The E-TEC G2 (for second generation or generation two) engines were developed as further enhancements of the legacy E-TEC (which afterwards began to be denoted as the E-TEC G1 engine, although this designator was never used by Evinrude). The E-TEC G2 engine was developed in three distinct engine block configurations, and each engine series was revealed at separate times.
The first E-TEC G2 engines were revealed in June, 2014, at a dealer-only event held in Wisconsin. This initial group of E-TEC G2 engines used a 74-degree V6 block with 3.4-liter displacement, with the same bore (3.854) and stroke (3.000) dimensions of the legacy E-TEC engine, and ranged in power from 200 to 300-HP. None of this was considered unusual. The innovation in the engine block design was the entirely new design for the combustion chambers and their non-mirrored layout. Previously, most V-block outboard engines used a mirrored design, that is, the starboard cylinder bank was mirrored in the port cylinder bank, with the exhaust ports on both banks toward the center. The E-TEC G2 abandoned this approach, and instead it used a starboard-starboard cylinder bank design.
To understand the concept behind the starboard-starboard design for the two cylinder banks, the conventional V6 two-stroke-power-cycle design using mirrored banks must first be understood. In the conventional design, the location of the inlet and exhaust ports on the cylinders changed sides on the mirrored port bank. Figures 1 and 2 illustrate this concept.
Figure 1. The usual starboard cylinder bank arrangement of inlet and exhaust ports in a two-stroke-power-cycle V-block engine is shown in this sketch.
During the downward power stroke the cylinder wall on the right (as seen in Figure 1) is receiving a force pushing the piston against it due to the offset of the connecting rod from vertical at the attachment to the crankshaft. The right side cylinder wall is generally cooler because the cool fuel air charge flows into the cylinder on that side.
Figure 2. The usual port cylinder bank arrangement of inlet and exhaust ports in a two-stroke-power-cycle V-block engine is a mirror of the other bank. Note how the exhaust port is now on the right side of the cylinder, the opposite of the arrangement on the starboard bank.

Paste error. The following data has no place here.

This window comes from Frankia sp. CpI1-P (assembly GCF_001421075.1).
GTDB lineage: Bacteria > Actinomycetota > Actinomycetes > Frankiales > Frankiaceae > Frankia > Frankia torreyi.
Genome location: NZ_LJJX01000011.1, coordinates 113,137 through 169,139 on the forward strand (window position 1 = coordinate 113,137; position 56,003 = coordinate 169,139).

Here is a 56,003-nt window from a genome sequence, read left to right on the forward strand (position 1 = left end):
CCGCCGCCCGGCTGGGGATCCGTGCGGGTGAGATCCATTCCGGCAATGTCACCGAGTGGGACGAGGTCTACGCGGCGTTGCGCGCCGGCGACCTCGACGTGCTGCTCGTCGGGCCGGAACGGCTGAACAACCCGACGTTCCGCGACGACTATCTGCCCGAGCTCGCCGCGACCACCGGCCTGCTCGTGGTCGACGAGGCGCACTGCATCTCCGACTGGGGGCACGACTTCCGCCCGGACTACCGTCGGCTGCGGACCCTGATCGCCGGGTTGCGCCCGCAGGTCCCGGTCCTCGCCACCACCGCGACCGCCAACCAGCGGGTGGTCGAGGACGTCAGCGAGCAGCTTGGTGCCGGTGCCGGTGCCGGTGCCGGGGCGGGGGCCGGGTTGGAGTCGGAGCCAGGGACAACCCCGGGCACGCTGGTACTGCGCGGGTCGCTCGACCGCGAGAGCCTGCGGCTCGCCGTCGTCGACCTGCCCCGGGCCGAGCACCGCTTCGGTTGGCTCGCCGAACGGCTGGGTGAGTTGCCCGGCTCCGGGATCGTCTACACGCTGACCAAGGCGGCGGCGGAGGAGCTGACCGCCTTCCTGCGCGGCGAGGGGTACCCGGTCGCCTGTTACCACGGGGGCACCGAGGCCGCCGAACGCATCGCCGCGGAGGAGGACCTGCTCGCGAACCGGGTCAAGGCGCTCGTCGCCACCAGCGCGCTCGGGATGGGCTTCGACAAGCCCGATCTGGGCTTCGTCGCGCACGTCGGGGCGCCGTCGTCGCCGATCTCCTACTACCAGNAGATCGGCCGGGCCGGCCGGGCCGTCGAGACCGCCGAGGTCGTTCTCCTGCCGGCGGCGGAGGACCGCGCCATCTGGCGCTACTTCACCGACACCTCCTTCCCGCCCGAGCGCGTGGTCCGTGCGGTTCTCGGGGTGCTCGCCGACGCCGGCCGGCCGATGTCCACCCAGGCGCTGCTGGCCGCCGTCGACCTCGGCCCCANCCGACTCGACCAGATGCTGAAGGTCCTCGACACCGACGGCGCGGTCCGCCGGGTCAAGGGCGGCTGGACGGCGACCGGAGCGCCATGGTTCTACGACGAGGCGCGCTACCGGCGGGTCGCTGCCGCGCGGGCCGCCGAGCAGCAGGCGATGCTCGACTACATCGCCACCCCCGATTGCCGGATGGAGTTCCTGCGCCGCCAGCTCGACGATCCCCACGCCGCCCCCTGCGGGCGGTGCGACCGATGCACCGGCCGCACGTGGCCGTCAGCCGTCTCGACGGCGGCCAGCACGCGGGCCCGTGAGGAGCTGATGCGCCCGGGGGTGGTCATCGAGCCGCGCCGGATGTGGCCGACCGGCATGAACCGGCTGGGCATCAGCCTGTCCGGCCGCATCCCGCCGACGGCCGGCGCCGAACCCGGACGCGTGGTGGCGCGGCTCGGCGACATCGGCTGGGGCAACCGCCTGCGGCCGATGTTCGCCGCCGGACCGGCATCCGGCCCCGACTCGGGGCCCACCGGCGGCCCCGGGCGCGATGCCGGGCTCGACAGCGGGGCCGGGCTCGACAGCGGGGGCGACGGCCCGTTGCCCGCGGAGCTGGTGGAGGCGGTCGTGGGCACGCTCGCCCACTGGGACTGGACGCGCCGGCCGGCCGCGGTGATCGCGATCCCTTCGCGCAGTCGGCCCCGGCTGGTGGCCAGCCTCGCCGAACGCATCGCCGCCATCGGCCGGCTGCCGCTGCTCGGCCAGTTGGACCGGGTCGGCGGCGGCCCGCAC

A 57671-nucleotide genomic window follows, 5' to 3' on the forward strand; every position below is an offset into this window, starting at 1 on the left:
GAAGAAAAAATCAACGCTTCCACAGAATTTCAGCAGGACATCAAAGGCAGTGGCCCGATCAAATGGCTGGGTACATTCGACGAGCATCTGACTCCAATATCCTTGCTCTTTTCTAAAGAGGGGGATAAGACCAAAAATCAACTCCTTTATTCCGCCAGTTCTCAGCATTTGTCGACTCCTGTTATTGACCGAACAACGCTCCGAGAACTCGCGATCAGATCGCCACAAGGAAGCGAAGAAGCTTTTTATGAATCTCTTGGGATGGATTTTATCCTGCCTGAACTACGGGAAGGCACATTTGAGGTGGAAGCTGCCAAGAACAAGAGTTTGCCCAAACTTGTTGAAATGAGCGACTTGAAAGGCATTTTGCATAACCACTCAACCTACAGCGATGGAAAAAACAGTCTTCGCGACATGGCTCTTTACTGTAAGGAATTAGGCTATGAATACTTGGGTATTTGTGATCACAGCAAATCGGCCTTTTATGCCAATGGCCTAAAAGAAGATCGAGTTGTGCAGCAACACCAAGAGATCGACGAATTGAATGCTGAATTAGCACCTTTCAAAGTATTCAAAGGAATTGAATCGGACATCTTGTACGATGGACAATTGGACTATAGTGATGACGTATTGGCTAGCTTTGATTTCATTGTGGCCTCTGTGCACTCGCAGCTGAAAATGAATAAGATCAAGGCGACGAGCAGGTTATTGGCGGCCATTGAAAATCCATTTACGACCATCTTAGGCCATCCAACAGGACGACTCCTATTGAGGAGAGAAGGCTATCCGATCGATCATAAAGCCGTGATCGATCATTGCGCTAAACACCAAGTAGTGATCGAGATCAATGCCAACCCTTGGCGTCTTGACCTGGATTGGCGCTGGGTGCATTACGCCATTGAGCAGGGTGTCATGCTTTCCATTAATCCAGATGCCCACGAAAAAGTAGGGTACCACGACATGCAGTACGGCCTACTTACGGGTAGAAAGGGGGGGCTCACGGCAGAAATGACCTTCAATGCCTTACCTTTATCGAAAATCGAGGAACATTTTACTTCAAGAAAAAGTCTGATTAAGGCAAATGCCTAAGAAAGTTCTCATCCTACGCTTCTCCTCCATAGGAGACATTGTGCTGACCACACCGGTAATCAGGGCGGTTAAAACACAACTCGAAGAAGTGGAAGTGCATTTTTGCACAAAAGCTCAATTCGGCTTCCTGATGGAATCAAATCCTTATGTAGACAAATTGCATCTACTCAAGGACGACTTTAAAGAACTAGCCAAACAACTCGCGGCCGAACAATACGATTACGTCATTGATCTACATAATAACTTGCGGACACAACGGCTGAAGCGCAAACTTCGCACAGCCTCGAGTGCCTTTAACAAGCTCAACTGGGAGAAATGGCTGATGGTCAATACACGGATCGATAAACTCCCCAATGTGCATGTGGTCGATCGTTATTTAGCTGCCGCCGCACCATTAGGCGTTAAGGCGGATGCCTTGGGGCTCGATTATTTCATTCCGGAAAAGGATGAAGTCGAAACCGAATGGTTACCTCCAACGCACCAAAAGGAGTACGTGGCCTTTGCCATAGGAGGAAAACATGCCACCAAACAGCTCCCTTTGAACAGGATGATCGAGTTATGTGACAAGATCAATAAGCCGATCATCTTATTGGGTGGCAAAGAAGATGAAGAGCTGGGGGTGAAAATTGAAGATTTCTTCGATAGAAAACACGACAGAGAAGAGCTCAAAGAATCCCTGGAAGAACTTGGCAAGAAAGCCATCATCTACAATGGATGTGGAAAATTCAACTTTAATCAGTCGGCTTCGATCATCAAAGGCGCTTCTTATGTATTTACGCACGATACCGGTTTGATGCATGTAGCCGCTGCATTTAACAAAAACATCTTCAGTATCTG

During the downward power stroke of the port bank pistons, the cylinder wall on the right (as seen in Figure 2) is still receiving a force pushing the piston against it due to the offset of the connecting rod from vertical at the attachment to the crankshaft. The right side cylinder wall on the port bank is generally hotter because the hot exhaust gases flow out of the cylinder on that side. The greater heat means more wear on the piston rings and cylinder walls from the sideways force on the piston.
In conventional V6 outboard engines using mirrored cylinder banks, a compensation was made for the unequal side forces on the pistons: the piston shape was not made perfectly circular. Special cam-ground slightly non-circular pistons were manufactured. This method can be deduced when an engine specifies a specific piston part number use in a specific V6 engine bank cylinder.
The design of a non-mirrored V-block engine using the a starboard bank arrangement of inlet and exhaust ports for both port and starboard banks eliminated the problem of the port bank cylinder's right wall being the hot exhaust wall. This approach was intended to eliminate a tendency for the port bank cylinders to be more prone to damage due to the hotter temperature on the cylinder wall receiving the sideway force on the piston.
A further advantage claimed by Evinrude for the starboard-starboard design of the engine block was the elimination of the exhaust passage on each bank joining into a common exhaust passage near the cylinders. Keeping the exhaust passages separate from each other for the two banks was suggested to be a further enhancement in the ability to produce power output and to reduce restriction of exhaust gas flow out of the cylnders.
In addition to the unusual starboard-starboard V-bank design, the E-TEC G2 engine combustion chamber also received extensive research on how the air-fuel mixture and the exhaust would circulate inside the cylinder during actual operation and combustion. To accomplish this analysis, Evinrude engineers employed advanced computer modeling and very powerful computing power.